Granting Last Wishes

Yes, There Are Fairy Godmothers

By Rena Dictor LeBlanc

Granting Last Wishes

When my husband Jerry LeBlanc was dying of lung cancer I didn't realize I was granting one of his most treasured last wishes by doing everything in my power to enable us to continue enjoying our wonderful opera evenings. For many years we would go each weekend to a restaurant called Vitellos in Studio City, California, where our friends sang opera, Broadway, and international songs.

During the last stages of Jerry's illness I would clutch his arm, supporting him as he painstakingly climbed down the forty-two stairs from our front door to our car. I would drive to Vitellos because he no longer could. He had to bring a portable oxygen tank to help him breathe.

Despite all this, we cuddled in the back booth as we always had, treasuring the music and the companionship of the people we had grown so fond of. The last time we were there, in November of 2000, we had no idea he had only weeks to live. Unfortunately, Vitellos no longer has the wonderful entertainment it used to have in the downstairs Green Room where our friends performed. Now the restaurant has live jazz in its upstairs performance room.

Many of us have the power to grant wishes for beloved family members and friends, and we do in a variety of ways. But, it may surprise you to know, as it did me, that strangers grant last wishes as well. Two organizations have taken on the real-life role of "fairy godmothers" to grant last wishes to adults.

The Dream Foundation is the first national wish-granting organization for adults over the age of 18. Now in it's thirteenth year, the organization has granted thousands of dreams to adults who are emotionally, financially, and physically devastated by terminal illness. The mission of the Santa Barbara and Los Angeles based foundation is to enhance the quality of life for people, and their families who are battling life-limiting illness.

The appropriately named Fairygodmother Foundation grants wishes to adults 18 and older with a year or less to live. In the past nine years The Chicago-based charity has granted almost 1000 wishes in all 50 states.

Renew Their Wedding Vows

After 52-year-old Kenneth was diagnosed with small-cell lung cancer he regretted never taking Sherri, his wife of eight years, on a honeymoon. The Dream Foundation arranged for the couple to go on a three-day vacation. Kenneth was able to surprise his wife with a romantic beach wedding at sunset to renew their vows.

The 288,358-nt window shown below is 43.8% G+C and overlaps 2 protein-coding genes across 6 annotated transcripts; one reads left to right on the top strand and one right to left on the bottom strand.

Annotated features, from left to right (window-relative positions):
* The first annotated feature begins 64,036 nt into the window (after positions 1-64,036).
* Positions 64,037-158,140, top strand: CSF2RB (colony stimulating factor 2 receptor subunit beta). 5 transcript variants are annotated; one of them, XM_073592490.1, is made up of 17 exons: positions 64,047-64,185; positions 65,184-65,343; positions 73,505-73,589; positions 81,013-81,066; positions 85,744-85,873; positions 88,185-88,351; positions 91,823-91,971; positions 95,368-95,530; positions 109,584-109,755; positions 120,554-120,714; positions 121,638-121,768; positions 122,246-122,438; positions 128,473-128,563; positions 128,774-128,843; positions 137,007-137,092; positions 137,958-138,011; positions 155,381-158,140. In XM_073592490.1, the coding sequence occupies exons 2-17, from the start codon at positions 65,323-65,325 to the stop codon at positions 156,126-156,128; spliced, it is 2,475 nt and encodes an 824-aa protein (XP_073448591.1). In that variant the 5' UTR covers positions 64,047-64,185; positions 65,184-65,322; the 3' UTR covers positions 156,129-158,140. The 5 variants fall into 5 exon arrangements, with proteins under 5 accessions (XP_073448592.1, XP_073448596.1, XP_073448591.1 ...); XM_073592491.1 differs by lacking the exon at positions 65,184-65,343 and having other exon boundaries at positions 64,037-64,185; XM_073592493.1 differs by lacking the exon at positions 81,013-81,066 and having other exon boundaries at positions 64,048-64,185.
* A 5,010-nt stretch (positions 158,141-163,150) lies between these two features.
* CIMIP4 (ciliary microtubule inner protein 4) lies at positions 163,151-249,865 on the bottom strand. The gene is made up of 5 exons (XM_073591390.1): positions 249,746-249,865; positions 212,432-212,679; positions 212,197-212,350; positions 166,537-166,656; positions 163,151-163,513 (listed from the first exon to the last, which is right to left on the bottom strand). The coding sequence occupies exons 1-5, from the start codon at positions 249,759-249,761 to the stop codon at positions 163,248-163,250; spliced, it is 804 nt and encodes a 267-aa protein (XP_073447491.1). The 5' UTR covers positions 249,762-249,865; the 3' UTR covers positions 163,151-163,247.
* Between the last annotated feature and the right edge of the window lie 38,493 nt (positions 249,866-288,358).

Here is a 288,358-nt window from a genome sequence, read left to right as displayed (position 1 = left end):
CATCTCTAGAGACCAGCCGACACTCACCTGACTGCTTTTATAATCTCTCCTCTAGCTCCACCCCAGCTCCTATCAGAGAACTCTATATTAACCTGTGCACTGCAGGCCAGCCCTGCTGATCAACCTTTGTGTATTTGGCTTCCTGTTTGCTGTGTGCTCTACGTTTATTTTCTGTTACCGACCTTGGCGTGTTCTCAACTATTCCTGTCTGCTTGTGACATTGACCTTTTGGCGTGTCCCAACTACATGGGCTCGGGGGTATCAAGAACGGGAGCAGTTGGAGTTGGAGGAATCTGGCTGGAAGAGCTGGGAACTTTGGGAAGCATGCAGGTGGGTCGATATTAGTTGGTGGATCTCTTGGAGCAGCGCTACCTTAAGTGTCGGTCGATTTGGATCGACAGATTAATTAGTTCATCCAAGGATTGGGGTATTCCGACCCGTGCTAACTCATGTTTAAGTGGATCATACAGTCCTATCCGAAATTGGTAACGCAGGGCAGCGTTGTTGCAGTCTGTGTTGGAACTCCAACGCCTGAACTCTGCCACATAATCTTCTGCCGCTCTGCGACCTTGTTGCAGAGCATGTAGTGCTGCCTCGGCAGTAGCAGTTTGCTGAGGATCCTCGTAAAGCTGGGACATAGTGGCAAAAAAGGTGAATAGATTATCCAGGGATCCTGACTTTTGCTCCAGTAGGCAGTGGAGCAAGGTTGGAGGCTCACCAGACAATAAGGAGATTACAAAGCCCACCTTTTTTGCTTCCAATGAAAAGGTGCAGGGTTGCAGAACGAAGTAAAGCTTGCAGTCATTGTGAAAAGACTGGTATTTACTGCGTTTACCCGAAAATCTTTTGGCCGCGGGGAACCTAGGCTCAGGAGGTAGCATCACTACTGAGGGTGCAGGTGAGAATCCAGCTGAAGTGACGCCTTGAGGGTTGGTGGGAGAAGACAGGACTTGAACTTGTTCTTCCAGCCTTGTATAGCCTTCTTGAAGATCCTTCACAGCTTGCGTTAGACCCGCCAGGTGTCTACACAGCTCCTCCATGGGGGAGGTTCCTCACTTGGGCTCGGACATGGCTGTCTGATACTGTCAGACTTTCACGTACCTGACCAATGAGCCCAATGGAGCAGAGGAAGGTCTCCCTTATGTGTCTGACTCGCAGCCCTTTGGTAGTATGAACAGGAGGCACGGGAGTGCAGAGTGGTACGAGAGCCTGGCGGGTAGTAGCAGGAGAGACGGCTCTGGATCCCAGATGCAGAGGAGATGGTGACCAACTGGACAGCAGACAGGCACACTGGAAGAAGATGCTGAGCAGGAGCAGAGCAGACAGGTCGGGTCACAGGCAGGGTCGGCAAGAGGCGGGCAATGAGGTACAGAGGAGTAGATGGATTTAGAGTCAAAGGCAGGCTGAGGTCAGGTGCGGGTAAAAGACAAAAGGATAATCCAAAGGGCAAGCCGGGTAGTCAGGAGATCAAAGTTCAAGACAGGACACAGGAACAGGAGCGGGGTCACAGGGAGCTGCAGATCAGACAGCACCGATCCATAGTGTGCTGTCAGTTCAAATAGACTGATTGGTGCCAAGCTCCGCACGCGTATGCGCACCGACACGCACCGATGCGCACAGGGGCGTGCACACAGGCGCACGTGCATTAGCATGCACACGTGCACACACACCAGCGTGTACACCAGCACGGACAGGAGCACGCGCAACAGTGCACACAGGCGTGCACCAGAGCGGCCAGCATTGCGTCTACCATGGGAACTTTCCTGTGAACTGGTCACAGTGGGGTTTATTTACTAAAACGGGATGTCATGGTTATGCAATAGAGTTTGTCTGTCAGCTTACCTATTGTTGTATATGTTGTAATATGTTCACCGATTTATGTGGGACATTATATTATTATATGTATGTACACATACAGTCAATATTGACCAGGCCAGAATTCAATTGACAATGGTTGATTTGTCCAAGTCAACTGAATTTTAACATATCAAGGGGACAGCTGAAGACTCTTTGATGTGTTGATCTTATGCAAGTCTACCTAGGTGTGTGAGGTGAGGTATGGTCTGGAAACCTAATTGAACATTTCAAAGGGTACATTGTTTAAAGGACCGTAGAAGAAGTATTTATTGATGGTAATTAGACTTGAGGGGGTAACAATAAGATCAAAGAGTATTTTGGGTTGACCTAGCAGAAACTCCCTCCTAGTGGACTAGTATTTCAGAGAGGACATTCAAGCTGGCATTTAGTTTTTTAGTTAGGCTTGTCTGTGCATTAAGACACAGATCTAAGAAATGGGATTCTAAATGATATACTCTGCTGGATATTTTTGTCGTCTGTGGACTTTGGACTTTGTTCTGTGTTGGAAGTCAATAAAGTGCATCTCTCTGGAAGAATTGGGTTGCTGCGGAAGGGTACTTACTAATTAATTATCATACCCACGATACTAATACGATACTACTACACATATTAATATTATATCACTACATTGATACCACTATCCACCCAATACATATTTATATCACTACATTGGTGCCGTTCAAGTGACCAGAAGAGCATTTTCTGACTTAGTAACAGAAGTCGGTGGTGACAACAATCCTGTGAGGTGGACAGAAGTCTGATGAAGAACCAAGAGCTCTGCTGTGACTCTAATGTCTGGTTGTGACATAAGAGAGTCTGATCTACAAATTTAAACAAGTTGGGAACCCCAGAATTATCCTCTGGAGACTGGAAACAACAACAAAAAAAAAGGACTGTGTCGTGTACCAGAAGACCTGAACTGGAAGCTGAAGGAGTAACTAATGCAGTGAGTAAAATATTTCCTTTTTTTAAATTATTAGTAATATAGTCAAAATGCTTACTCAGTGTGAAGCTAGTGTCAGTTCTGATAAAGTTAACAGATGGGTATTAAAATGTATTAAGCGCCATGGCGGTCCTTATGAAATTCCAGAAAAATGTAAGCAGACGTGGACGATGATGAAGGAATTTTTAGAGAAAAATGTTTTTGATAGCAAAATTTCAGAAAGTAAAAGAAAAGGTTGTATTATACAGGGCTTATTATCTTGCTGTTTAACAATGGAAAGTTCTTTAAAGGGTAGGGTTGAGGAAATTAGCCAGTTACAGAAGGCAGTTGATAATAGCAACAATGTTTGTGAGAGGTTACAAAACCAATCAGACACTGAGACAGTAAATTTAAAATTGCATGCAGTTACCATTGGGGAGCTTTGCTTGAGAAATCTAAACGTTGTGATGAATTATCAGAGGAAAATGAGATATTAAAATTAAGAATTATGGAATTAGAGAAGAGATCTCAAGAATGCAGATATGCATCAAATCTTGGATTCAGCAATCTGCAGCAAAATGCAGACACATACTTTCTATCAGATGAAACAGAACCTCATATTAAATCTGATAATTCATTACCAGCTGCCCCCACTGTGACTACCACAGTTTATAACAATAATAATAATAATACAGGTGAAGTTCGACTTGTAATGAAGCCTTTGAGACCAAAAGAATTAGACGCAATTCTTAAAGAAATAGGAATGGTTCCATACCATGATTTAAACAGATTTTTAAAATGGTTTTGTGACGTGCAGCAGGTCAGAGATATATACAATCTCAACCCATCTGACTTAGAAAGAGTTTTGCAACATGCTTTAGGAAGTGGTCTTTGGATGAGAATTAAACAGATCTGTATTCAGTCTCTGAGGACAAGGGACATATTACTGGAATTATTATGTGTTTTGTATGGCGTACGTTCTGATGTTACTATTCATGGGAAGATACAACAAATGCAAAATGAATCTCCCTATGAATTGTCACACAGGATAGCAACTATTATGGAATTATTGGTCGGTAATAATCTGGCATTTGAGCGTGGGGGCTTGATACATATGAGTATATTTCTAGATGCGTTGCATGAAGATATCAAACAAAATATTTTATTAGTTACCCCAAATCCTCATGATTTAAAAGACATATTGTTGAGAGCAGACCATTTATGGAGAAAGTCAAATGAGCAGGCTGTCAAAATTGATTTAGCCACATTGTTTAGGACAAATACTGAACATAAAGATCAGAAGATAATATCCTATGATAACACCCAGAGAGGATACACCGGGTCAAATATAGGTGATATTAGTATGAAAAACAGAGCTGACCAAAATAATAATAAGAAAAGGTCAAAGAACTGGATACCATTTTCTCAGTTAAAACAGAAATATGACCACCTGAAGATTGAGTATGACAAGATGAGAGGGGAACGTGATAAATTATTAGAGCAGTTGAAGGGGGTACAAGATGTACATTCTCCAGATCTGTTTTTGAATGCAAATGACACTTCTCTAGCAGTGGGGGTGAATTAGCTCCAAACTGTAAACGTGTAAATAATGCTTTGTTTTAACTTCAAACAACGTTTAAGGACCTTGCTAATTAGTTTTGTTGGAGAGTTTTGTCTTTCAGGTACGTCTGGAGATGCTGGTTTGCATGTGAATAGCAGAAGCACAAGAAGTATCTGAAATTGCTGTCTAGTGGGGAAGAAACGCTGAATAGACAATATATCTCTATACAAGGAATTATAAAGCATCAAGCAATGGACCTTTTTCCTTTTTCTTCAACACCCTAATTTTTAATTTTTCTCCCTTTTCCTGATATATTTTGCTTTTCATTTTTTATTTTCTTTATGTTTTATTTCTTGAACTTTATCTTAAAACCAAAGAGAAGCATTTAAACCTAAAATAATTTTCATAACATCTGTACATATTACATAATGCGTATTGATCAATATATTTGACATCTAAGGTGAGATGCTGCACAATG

"He was able to really enjoy himself," Sherri said. "He did tell me while he was there on the island that he was finally at peace with the world."

When Sonny Marrs was diagnosed with cancer he contacted the Fairygodmother Foundation with a last wish to see his daughter who he had not seen in 35 years. They had been separated when she was young, and Sonny had been trying to find her ever since. He finally located her during his illness. He wrote to the Foundation, "If you can find a way to help my daughter and I be together just once before I pass, I shall be eternally thankful."

Best Days Of His Life

The Foundation flew Sonny's daughter from Oregon to Louisiana to meet her father. The reunion was filled with tears of happiness. Sonny said the precious days he spent with his daughter were some of the best in his life.

I've learned that sometimes you may be granting a last wish, and not even know that's what you're doing. Recently I came up with a plan to help my friend Joe once again enjoy a night at Vitellos, as he'd done for so many years.

Joe, a handsome former marine, was one of the wonderful singers there. When Joe fell victim to Alzheimer's disease he was placed in a nursing home. He had no way of returning to his beloved music hangout. Jean, the woman he lived with and loved, was too elderly and frail to care for him.

When Jean had to move from Los Angeles to New York to live with a relative, I knew the parting would break his heart. I wished there was a way to give Joe and Jean at least one last memorable night together. I decided to try to arrange a last dinner Vitellos for the couple and Joe's friends just days before Jean was leaving. I phoned Joe's doctor to get permission from him to take my friend on the outing. The restaurant manage agreed to provide free dinners for Joe and Jean.

My Beloved Friend

I asked our dear friend Mario, a glorious opera singer, to drive Joe to Vitellos. I thought there should be a strong man with him in case a problem arose. The night before the gathering I woke up filled with anxiety. What if something goes wrong? Maybe I was making a big mistake.

About a dozen of Joe's friends welcomed him to the banquet table with hugs and kisses. It lifted my heart to see Joe and Jean enjoying the festive evening together.

Shocking news came just weeks later. Joe died of a heart attack.

Had I granted a last wish for my beloved friend? Perhaps I did. I hope so.

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